Sent to you by Chris Hunter via Google Reader:
Let's face it – there are a lot of items out there on the market that claim to save you money, but either don't actually do what they claim or don't actually provide the savings they're promoting.
Here, I'm going to tell you about three things I've tried in the past several months that have actually exceeded my expectations, saving me money in the long run and also working exactly as promoted.
LED bulbs for our ceiling fans
I've been trying out LED bulbs since they first hit the market a few years ago. The potential has been there for a long time – an LED bulb will last 20,000 hours, compared to an incandescent bulb lasting 1,000 hours, and it uses about 8% of the energy, too. The drawback is that they're expensive and that, with every one I've tried, the light produced has been too cold, looking almost blue.
These LED bulbs are the first ones I've been happy with. I've been using them in our ceiling fans in our home for quite a while now and none of them have blown out or reduced in light quality. In the ceiling fan in my office, they've lasted for several months, whereas the incandescent bulbs would blow out about every two months.
Let's assume that these bulbs reach the average of 20,000 hours that they proclaim to be able to reach. They cost $14.70 apiece at the link I provided and use 1.8 watts. On the other hand, a virtually identical incandescent bulb costs $0.72 and uses 40 watts. Let's assume also that electricity costs $0.12 per kWh.
Over 20,000 hours of use, I'll use one of the LED bulbs (costing $14.70) and it will consume 36,000 watt-hours, or 36 kWh, costing $4.32 for energy, bringing the total cost to $19.02. Over that same time, I'll use twenty of the normal bulbs (costing $14.40) and they will consume 800,000 watt-hours, or 800 kWh, costing $96 for energy, bringing the total cost to $110.40.
Assuming one is perfectly happy with the light quality – and I am – this is an upgrade well worth doing. I strongly encourage you to check out LED light bulbs. Give one of them a try and see if you're happy with the light quality. If you are, you will save money over the long haul.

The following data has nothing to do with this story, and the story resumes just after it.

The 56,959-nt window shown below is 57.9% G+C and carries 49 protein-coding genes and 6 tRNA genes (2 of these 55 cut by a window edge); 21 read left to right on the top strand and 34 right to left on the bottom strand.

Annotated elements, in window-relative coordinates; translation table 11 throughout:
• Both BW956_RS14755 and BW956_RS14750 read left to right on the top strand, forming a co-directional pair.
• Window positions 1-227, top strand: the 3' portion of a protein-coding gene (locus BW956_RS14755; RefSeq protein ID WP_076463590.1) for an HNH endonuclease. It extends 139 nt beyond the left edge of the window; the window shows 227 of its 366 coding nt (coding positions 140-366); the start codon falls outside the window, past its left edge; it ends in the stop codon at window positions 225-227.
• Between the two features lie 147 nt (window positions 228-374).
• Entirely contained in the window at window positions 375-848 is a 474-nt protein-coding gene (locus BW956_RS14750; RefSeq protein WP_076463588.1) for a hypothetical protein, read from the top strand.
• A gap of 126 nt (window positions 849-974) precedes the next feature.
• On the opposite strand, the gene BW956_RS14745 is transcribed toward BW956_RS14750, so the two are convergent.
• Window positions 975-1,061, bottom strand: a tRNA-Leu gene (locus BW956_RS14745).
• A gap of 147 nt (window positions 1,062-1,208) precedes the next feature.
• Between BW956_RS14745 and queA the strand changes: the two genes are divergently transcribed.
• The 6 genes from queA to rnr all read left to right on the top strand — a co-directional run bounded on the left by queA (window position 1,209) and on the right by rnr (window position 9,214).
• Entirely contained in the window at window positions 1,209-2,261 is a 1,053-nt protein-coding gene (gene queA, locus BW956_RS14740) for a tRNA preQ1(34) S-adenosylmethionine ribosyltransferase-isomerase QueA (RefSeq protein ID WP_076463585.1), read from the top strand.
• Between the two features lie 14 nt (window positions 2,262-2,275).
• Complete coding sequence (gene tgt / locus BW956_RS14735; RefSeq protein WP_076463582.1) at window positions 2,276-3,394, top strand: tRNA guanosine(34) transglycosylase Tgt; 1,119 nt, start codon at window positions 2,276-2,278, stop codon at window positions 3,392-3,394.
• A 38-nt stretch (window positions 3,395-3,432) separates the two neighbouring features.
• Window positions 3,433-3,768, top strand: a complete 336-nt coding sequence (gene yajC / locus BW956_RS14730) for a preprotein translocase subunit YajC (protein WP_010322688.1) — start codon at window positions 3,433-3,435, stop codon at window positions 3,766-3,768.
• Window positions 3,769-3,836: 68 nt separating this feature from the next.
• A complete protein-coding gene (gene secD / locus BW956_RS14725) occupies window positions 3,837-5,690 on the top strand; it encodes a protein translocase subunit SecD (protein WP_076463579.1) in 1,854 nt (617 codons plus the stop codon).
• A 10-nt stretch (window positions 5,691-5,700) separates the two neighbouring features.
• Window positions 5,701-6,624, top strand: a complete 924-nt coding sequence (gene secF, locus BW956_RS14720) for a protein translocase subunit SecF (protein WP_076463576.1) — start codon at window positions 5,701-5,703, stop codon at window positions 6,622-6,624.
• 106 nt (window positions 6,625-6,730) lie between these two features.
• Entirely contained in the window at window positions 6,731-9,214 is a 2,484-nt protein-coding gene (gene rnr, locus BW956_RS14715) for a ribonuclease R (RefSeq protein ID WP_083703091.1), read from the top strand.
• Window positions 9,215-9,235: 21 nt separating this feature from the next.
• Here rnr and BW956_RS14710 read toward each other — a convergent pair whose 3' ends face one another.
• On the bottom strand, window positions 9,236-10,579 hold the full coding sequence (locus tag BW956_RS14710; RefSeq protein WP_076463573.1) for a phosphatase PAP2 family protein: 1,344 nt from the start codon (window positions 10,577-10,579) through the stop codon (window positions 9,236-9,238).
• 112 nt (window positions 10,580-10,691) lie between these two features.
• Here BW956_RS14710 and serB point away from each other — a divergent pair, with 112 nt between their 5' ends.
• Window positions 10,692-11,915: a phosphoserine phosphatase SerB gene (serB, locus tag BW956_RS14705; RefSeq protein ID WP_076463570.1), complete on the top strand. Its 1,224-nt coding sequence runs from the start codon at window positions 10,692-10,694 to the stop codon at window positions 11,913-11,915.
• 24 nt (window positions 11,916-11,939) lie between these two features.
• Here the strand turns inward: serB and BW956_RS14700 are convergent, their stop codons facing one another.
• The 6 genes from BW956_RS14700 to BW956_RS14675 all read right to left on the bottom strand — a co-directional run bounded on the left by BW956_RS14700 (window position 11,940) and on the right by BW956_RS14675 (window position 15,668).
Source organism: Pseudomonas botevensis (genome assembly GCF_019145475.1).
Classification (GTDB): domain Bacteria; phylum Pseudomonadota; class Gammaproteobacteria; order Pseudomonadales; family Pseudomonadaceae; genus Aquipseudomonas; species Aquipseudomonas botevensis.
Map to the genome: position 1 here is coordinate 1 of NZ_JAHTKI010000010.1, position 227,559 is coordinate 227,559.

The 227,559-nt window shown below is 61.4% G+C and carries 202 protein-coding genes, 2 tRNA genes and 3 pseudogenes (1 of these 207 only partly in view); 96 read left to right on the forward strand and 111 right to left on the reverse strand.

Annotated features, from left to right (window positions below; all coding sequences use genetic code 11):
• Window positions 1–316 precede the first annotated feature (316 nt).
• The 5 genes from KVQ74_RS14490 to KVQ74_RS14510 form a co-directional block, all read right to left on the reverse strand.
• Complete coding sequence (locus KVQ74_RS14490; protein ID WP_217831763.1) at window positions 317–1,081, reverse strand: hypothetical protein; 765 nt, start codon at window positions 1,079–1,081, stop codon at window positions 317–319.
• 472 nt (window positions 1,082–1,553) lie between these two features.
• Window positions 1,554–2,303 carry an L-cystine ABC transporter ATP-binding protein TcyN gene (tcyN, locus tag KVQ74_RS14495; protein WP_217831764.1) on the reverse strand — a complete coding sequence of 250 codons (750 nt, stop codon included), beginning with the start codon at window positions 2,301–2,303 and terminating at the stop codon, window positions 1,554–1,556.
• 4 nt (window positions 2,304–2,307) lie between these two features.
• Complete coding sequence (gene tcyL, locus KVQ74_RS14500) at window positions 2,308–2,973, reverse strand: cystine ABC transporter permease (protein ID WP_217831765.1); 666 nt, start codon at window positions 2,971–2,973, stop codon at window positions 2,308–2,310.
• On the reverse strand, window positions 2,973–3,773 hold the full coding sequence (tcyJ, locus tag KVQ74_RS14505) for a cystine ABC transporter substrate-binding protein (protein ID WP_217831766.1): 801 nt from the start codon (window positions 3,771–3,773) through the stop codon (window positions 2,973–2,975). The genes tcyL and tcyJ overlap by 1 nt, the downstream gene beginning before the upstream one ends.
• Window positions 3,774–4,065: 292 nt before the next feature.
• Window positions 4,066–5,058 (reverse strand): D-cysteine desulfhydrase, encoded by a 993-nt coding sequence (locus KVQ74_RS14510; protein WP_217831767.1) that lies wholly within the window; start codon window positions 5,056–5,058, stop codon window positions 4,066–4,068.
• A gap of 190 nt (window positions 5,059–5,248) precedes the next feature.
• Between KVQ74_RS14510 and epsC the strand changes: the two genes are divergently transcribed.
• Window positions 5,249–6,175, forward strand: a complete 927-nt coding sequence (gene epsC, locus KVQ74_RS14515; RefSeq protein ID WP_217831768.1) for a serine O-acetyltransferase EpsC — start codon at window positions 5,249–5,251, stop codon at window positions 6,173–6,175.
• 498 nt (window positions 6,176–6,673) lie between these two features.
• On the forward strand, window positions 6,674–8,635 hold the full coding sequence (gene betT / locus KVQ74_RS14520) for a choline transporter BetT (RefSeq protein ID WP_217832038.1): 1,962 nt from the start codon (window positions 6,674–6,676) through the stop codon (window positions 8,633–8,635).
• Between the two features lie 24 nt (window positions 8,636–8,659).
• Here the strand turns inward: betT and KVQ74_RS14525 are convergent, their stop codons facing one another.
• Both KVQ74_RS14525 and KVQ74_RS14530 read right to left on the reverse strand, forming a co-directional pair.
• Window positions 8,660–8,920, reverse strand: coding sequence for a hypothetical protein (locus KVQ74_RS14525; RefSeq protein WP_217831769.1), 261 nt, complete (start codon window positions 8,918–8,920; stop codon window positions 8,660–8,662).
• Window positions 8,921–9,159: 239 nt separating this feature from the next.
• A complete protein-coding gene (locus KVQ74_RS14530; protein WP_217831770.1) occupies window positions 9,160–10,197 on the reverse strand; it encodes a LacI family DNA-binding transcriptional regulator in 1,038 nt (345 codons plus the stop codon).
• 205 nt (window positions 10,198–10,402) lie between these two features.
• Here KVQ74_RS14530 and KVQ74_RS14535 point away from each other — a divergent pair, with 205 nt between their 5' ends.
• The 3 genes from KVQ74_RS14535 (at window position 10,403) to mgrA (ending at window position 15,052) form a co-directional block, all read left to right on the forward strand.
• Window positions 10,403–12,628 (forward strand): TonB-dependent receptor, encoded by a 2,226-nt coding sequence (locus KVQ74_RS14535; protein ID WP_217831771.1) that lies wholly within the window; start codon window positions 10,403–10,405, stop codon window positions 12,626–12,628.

Razor blade sharpener
For the last several months, I've been using the Razorpit razor blade sharpener on a regular basis and you can't even tell I've used the sharpener at all. At about every fourth shave, I put just a bit of soap on the Razorpit, run my razor blade on it a few times, and it's pretty much like new. I've increased the use of each razor I use by about five times because of this thing.
Let's say a new disposable razor blade costs me $0.50. They're going to vary a lot, of course, depending on what exactly you're getting, but we'll use $0.50 as a baseline. Let's assume that I shave every day and that the razor is getting rough after five normal shaves. That means, over the course of a year, I'm running through 73 blades, costing me a total of $36.50.
Now, if I run a blade on this thing every fourth or fifth shave, I can now get 25 uses out of a single blade. That means, over the course of a year, I'm running through about fifteen blades, costing me a total of $7.50. That's a savings of $29 over the course of a year. I've been using the sharpener for several months and it's basically identical to when it was new, so wearing out the sharpener isn't a significant issue.
If you use more expensive blades than that, the annual savings will go up. If you shave less frequently or manage to squeeze more shaves out of a blade, the savings will go down. Still, most of the time, the sharpener will have paid for itself well within a year.
I was really dubious about trying . The idea behind them is that they keep things moving better in a typical drum-style dryer, which helps reduce drying time. However, after using a dryer ball quite a few times, I'm a believer.
These balls are basically little rubber things with tentacles all over them. Inside your dryer, they bounce around, keeping smaller items from sticking to the corners inside your dryer drum.
I tried them in a few different loads. With heavy items, I didn't notice a whole lot of difference. If you're doing a load of jeans and towels, they don't seem to help much.
Where they seem to make a very big difference, though, is in loads full of smaller stuff. Socks. Underwear. Children's clothes. Children's socks. Wash cloths. A dryer ball shaves about 30% off of the drying time on these (that's my best estimate, anyway, as it's hard to get an exact amount due to all of the variables of drying).
Let's say you dry three loads a week where a dryer ball would help. Mr. Electricity estimates that, with a typical electric dryer, if you do three loads a week that require 60 minutes to dry at $0.12 per kilowatt hour, you're spending $82 annually on drying. If you cut that down to 45 minutes per load, which seems completely reasonable based on my experience with a dryer ball, you drop that down to $62 annually, a savings of $20.
A dryer ball costs $1.75. Even if you just save a fraction of that amount, a dryer ball still pays for itself pretty quickly.
As always, don't rush out and buy these things. However, if you see an LED bulb or a razor blade sharpener or a dryer ball at a particularly low price, pick one up and give it a shot. I've found all three to be very economical in our home.